Okay? You can imagine that, if you add a lot of properties in different places and modify object shape, you will have a transition shape potentially with hundreds of transitions. And so, every single time when you access a property, the virtual machine has to go through all that process to figure out the shape that describes the layout and memory of that and retrieve that information. So a technique that V8 uses is to make that process faster. The idea is simple: the ...

is the main word here. Every single JavaScript function is represented internally by the object called closure. This is where the virtual machine caches some information about the function, which objects are used to add parameters to this function, and the other information. And feed the vector, and this is the cache. This is where the virtual machine will cache some information.

So let me give you an example of how it works. Suppose we are calling the function Get X and passing in an object with the X property. The virtual machine figures out the shape for this object, right, and then what it can do is that it can cache the shape of the object, and then the property, right, because we are getting access to the X property, and it can couch the offset, right? So the next time when we execute this function and pass in an object that has the same shape, the virtual machine can only compare the shapes, and, if they match, there's no longer need to figure out the shape.

You can just take the cache value from the offset and use it to resolve the value in the memory. And what it also does is it defines the state of the function, and the state there can be three types of states: monomorphic state, monomorphic property access, and polymorphic. In this case, it's monomorphism because it - it's monomorphic because it has been called with one type of shape. Polymorphic is when a function has seen four types of shapes up to four times, and megamorphic is when you've been passing objects of different shapes, more than four types of shapes.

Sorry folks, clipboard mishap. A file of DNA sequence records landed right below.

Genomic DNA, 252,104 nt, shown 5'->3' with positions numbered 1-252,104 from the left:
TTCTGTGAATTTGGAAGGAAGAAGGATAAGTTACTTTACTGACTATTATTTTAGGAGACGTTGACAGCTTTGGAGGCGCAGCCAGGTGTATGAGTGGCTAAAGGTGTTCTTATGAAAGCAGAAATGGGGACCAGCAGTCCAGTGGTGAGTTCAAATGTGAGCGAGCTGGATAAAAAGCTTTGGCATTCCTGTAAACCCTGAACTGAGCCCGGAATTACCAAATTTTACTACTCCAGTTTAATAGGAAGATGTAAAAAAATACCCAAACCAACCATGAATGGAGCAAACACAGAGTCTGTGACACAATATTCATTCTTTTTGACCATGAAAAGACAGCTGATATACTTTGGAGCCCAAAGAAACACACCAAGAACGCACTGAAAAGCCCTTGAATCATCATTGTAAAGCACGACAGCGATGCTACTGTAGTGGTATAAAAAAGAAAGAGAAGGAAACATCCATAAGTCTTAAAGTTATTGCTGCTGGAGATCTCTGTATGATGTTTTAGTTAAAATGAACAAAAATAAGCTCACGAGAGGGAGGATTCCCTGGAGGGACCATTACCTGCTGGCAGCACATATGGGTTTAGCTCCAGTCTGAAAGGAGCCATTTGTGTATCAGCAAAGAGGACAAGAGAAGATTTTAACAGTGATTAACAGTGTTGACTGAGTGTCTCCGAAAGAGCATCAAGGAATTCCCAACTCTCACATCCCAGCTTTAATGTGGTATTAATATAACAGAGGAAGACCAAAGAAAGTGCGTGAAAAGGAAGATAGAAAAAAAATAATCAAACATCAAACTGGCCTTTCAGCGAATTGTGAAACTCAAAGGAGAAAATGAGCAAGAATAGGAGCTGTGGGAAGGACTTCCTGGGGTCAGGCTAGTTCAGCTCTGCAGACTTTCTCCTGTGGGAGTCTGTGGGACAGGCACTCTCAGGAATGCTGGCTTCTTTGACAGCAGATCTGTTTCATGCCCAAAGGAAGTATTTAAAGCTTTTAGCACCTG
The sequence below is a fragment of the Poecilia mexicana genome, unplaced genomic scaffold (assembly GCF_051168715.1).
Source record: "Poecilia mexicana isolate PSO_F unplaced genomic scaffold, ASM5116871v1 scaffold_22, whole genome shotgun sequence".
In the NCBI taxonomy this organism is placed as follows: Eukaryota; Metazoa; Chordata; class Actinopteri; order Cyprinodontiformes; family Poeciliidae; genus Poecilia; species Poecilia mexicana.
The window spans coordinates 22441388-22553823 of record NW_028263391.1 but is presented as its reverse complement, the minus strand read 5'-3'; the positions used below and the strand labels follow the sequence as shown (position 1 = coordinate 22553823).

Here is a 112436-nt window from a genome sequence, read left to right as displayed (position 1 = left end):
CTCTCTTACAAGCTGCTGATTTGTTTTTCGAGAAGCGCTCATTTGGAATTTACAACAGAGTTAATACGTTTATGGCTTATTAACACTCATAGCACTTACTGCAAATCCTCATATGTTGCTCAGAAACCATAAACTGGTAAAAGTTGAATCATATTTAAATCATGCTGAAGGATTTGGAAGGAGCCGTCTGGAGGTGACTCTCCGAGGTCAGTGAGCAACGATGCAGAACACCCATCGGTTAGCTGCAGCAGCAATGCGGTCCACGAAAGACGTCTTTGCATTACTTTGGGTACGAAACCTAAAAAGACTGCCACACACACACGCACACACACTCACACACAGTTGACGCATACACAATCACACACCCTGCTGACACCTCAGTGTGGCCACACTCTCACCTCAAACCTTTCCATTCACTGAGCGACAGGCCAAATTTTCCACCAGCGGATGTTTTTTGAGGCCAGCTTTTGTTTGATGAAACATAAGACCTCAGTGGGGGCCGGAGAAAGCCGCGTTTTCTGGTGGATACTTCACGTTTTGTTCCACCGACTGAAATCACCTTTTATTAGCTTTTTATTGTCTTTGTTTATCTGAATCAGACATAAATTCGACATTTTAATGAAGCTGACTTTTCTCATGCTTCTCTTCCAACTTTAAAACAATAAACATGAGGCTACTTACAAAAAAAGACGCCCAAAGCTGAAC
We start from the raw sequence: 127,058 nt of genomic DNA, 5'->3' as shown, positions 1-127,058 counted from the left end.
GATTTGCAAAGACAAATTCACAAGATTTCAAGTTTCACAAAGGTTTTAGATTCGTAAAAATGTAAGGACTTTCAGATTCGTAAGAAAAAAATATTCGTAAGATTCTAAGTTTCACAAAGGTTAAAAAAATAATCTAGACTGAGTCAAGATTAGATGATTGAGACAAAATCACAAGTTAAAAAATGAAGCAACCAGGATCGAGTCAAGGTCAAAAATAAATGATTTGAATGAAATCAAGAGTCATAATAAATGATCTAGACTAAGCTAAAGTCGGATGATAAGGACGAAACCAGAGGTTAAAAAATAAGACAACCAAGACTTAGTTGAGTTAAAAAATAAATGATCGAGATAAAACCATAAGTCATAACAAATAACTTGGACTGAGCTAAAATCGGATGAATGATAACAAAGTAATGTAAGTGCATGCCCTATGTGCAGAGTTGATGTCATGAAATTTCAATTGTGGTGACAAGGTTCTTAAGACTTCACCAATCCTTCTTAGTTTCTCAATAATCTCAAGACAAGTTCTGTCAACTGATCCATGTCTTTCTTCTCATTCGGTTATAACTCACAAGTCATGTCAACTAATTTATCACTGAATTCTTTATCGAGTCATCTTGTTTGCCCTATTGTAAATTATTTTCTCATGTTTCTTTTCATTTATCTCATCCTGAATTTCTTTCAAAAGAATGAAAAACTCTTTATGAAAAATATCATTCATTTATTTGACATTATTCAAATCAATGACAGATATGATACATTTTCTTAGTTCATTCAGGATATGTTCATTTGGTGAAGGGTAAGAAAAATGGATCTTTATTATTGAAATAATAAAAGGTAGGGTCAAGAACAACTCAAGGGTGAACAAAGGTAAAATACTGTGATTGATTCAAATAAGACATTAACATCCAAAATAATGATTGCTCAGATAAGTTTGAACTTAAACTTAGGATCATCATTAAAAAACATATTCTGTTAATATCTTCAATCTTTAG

It's important that you pass objects of the state to one function so the state remains monomorphic. I read the comment that monomorphic property access can be up to 100 times faster than megamorphic.

If you take into account this 10,000 times of access during each change detection cycle that can happen several hundred times a second, you can imagine the kind of impact monomorphic property access can have on the speed. So frameworks use this to create - actually, what they do is they want to enforce this function that takes these nodes, it uses the same shape, same hidden class for fibre and view nodes, and that makes property access monomorphic. You can have HTML elements, child opponents, and if you follow object-orientated programming principles, you would create different classes for different elements. These frameworks actually merge everything into one data structure, one class, with all set of fields and they use one tag filled to distinguish between types of node. This is the code from the React framework.

This is a function that is executed for every single DOM element, so potentially thousands of times during each cycle, and you can see here that they try to distinguish by tag, and then run the corresponding logic. Okay, so that is monomorphism. Now, let's talk about bitfils. This is the other things that both frameworks happily used. Bitfils is a low-level concept.